Editors Note:

EDITOR'S NOTE: Fresh off a three year managerial stint, your friendly neighborhood lenslinger is back on the street and under heavy deadline. As the numbing effects of his self-imposed containment wear off, vexing reflections and pithy epistles are sure to follow...

Sunday, September 17, 2006

Scenes from the Scrum

When it comes to digital cameras, I'm an amateur. For ample proof, graze the acre of frames I've uploaded for free to the internets. There, you'll find the visual underpinning of this very site, some of which are actually in focus! Or, check out the efforts of my 'Flickr Peeps' - a random scrum of like-eyed shooters who juggle their lenses far better than I. We start somewhere in Ontario, where a photog known as Canuckcam brings us this walkdown shot, proving that, North of the border or South of the Mason Dixon line, handcuffs and man-nipples go great together!

But enough fashion - let's talk logistics. This frigid still from Cadencefilm is of undetermined origin, but the snowy tundra contained within reminds me of my own adventures behind the wheel of an half-frozen live truck. See, I hail from the coastal plains of the Old North State. When I moved inland nearly a decade ago, I had to learn to drive in icier climes - and fast! What better way to do so than in a top heavy transmitter truck under tight deadline? More than once a big-stick maxivan like this nearly left me ditchbound, but when a region full of Southerners are freakin' out over a half-inch freeze, somebody has to go live from the bread and milk aisle.

But then again, getting there is always half the fun - especially when a desk full of warm and cozy colleagues are trying to map out your every move. Funny how folk who never leave their cubicle are the first to bark out drive-times like cross-country truckers. Help like that is enough to make your average lenslinger long for the open road. I can only guess it's that kind of driver seat delusion is what led HamCam to bag this deliciously surreal shot. I just hope he squeegee'd his glass before he shot any of that evening's footage. Otherwise, there's a ten o clock producer with a roadmap, a bottle of Windex and a raging case of lens-envy. Watch your bacon, Hambone...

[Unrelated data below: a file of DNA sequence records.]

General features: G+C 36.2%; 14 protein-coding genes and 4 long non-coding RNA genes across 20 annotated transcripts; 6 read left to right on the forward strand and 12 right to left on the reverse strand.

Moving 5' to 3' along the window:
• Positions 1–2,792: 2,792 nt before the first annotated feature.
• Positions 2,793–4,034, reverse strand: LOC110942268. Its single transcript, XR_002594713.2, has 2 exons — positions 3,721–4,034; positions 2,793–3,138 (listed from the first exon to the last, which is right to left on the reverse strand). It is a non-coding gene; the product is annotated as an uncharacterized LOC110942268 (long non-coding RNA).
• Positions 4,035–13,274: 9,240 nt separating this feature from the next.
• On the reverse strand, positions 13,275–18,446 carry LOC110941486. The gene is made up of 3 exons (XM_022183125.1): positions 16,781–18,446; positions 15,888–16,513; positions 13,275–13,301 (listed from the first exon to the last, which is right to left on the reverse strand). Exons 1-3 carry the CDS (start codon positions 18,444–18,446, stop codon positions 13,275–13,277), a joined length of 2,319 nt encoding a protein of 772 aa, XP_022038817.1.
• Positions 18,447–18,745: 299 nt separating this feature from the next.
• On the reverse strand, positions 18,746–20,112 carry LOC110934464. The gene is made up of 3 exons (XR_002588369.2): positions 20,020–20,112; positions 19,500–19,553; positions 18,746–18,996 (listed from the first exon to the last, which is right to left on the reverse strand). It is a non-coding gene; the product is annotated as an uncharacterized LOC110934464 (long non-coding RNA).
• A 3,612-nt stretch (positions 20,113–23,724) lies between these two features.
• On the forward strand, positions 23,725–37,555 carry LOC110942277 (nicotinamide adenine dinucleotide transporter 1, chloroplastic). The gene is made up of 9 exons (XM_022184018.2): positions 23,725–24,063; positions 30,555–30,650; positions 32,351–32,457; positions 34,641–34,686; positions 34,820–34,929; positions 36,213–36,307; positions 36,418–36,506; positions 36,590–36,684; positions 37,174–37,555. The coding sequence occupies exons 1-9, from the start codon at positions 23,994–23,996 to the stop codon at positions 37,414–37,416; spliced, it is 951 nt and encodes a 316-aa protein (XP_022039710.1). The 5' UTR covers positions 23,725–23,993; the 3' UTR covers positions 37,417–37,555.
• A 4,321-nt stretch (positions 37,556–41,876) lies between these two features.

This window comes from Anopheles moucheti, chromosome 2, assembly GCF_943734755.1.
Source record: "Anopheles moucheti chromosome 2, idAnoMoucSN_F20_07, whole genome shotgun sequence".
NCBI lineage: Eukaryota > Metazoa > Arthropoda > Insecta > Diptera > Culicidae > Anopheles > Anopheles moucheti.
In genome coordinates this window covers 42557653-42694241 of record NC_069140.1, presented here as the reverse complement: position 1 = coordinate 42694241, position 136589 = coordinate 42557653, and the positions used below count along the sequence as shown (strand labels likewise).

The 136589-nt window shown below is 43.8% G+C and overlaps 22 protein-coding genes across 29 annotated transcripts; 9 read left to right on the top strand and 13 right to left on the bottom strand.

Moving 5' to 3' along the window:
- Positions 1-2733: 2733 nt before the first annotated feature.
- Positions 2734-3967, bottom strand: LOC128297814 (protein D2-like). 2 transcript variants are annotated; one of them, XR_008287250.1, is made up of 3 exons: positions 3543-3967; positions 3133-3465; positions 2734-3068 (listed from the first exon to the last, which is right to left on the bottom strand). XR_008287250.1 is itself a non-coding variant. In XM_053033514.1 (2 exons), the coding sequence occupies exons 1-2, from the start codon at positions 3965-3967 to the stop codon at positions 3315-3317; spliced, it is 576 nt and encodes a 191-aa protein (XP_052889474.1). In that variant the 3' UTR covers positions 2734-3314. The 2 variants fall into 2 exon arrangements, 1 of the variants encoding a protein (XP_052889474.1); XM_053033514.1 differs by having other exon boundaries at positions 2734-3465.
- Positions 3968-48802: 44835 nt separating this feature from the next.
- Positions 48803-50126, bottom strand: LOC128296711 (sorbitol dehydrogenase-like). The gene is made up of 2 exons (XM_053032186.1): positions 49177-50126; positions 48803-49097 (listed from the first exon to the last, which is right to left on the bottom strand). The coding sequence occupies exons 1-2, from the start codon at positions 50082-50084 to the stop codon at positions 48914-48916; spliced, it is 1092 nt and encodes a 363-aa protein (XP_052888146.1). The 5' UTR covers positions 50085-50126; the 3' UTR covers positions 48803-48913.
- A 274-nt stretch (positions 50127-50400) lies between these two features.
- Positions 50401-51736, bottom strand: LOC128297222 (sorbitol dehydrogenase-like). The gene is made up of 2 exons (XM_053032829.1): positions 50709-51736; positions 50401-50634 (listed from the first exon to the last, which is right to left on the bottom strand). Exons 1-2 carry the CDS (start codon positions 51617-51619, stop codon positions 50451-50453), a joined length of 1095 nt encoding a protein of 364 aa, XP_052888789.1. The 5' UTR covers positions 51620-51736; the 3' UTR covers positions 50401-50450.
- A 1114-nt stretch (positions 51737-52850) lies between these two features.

Because as we both know, all roads lead to the next press conference. Whether it's a tense clutch of squinty-eyed law enforcement types or a giddy gathering of the Friends of the Aardvarks local chapter, these impromptu assemblies are the bane of news crews everywhere - who know every time that schlub behind the podium clears his throat, a thousand housewives lunge for the remote control. In this case, Gadflypro stepped behind the microphones to capture all that televised tedium. Of course, we still shoot the damn things, just in case Mr. SpokesDork coughs up a detail we'd otherwise miss. Besides, occasionally they serve refreshments afterwards. Have you had a doughnut dipped in parking lot fumes and political rhetoric? Simply the best...


Billy Jones said...

I've lost your e-mail so I posted the link here. A bit out of your usual but I thought you might have something important to add.

CadenceFilm said...

Terre Haute, Indiana is where the frozen snow blower image was captured. It was my first time covering Indiana snow fall, and I stupidly volunteered to work the morning show. It was so cold at five in the morning I couldn't bend my fingers to work the zoom and focus controls on my BetaSP. Just kept the image wide and panned to follow my reporter by leaning on the tripod handle.

This shot took place after we returned to the station, and the truck had been parked in the back lot for ten minutes. In that ten minutes, an inch of snow wound up back on the windshield.

I don't miss Indiana.

(Another great post, Stew.)